Asian Antiques Appraisals And Valuations

Exploring the World of Chinese Blue-and-White Porcelain

In the annals of Chinese ceramic history, the color blue has a unique and significant place, particularly during the Tang dynasty (618-907). The remarkable blue hues in glazed pottery and porcelain were made possible by cobalt ores imported from Persia, a precious and scarce resource at that time, used sparingly.

During the Yuan (1279-1368), Ming (1368-1644), and Qing (1644-1911) dynasties, the distinct shades of blue seen on blue-and-white porcelain were determined by different types of cobalt ore and innovative application techniques.

Cobalt ores have a rich history of use as pigments in West Asia dating as far back as 2000 B.C. In China, their initial application was in glassmaking during the Warring States period (475-221 B.C.). The flourishing Silk Road trade route facilitated the introduction of imported cobalt to China, leading to its incorporation, along with other lead-based glazes, in low-fired earthenware. This marked the rapid rise of three-colored sancai wares.

Imported cobalt played a crucial role during the Song dynasty (960-1279) in the production of monochrome wares. However, artisans of that era considered the use of cobalt blue impossible. It wasn’t until the Yuan dynasty under Mongol rule that blue-and-white porcelain reached its pinnacle, resulting in more intricate and diverse designs. This development also had a religious significance, as the Mongols revered mythical ancestors symbolized by the ‘hazy blue’ wolf and the ‘white’ fallow doe. Blue-and-white porcelain became reserved for special occasions and diplomatic gifts.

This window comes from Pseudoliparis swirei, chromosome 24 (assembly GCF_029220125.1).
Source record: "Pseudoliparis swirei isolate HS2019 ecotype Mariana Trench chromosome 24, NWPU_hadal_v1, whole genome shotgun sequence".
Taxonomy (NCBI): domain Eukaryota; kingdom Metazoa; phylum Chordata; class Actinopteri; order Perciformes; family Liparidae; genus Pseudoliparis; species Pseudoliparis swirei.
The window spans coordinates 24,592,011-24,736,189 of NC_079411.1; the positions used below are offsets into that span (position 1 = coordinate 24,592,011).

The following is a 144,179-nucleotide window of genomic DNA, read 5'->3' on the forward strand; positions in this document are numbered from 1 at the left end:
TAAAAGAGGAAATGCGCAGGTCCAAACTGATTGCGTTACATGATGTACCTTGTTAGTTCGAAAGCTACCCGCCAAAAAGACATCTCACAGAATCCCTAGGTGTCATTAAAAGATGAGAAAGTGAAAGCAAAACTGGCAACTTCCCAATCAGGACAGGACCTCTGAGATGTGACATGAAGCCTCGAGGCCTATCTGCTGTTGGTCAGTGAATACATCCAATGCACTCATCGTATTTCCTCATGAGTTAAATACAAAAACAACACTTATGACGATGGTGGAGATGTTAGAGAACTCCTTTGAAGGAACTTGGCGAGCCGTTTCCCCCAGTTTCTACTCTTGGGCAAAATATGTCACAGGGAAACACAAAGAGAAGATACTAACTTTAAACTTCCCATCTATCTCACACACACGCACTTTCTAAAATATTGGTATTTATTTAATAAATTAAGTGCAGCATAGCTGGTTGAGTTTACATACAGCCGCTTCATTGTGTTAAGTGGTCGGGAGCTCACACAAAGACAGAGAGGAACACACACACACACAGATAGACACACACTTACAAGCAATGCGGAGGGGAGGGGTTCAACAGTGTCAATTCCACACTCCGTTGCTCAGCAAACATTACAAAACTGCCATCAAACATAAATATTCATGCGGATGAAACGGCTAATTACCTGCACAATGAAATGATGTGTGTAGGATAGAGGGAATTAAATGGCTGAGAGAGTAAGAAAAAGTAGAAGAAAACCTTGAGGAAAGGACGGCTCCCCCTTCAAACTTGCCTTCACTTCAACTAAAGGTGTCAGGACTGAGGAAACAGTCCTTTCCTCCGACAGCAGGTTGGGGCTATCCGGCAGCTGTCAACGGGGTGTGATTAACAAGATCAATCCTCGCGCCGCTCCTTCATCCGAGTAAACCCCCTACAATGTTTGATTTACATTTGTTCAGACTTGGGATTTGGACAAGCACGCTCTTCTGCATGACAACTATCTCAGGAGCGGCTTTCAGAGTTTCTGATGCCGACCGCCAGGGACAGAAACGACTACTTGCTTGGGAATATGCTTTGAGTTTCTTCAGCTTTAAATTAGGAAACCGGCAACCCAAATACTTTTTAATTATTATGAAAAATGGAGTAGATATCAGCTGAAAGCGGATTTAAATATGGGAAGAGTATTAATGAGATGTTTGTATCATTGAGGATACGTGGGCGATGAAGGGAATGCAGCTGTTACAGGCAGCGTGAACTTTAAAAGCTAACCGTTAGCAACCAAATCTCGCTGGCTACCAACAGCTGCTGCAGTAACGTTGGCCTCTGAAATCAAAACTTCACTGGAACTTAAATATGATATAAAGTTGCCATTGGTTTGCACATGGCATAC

The cobalt used for Yuan wares, known as Samarra Blue (sumali qing) or Sumatra Blue (suboni qing), was rich in iron, creating a glaze with darker blue spots due to the accumulation of iron oxide in certain areas. These blue-and-white wares found favor among local dignitaries and enjoyed wide popularity as diplomatic gifts and merchandise.

During the early Ming period under the reigns of Yongle (1403-1425) and Xuande (1426-1435), smalt cobalt brought back by Zheng He’s maritime expeditions remained the primary source for blue-and-white porcelain. Subsequent improvements in firing processes resulted in subtle variations in ‘heap and pile’ characteristics, with rich and brilliant cobalt blue tones visible in the glazed surface.

The supply of imported cobalt briefly faced disruptions during the Hongwu period (1368-1398) due to foreign trade restrictions. As a result, locally mined cobalt, distinguished by its high manganese content, gained prominence after the Xuande period (1426-1435). From the Chenghua (1465-1487) to the Zhengde (1506-1521) periods, local cobalt produced a softer, pale blue color.

A unique blend of imported and local cobalts emerged, including ‘Mineral Blue’ (shi qing or shizi qing) from Jiangxi province. This cobalt, known for its dull leaden-blue hue, was frequently used in minyao (folk kiln) blue-and-white ceramics. When mixed with ‘Muslim Blue’ (huiqing), the most precious variety of ‘Mineral Blue’ from Central Asia, Xinjiang, and Yunnan provinces, it yielded a distinctive purplish-blue tone. The vividness of the glaze, ranging from violet blue to silvery blue, depended on the proportion of ‘Mineral Blue’ used.

The preferences for these various shades were influenced by the tastes of different emperors. For instance, the Xuande Emperor favored a purplish-blue color with a heaping and piling effect, while the Chenghua Emperor preferred a lighter tone.

If Yuan blue-and-white marked the first zenith, the periods from Yongle (1403-1425) to Chenghua (1465-1487) could be seen as the second, with Chongzhen (1611-1644) to Kangxi (1662-1722), known as the Transitional Period, representing the third phase. During this era, the application of ‘Zhejiang Blue’ (Zheliao) – cobalt mined in Shaoxing, Jinhua, and Quzhou counties in Zhejiang province – resulted in intense and brilliant cobalt blue shades with an almost three-dimensional quality on Kangxi blue-and-white porcelain.

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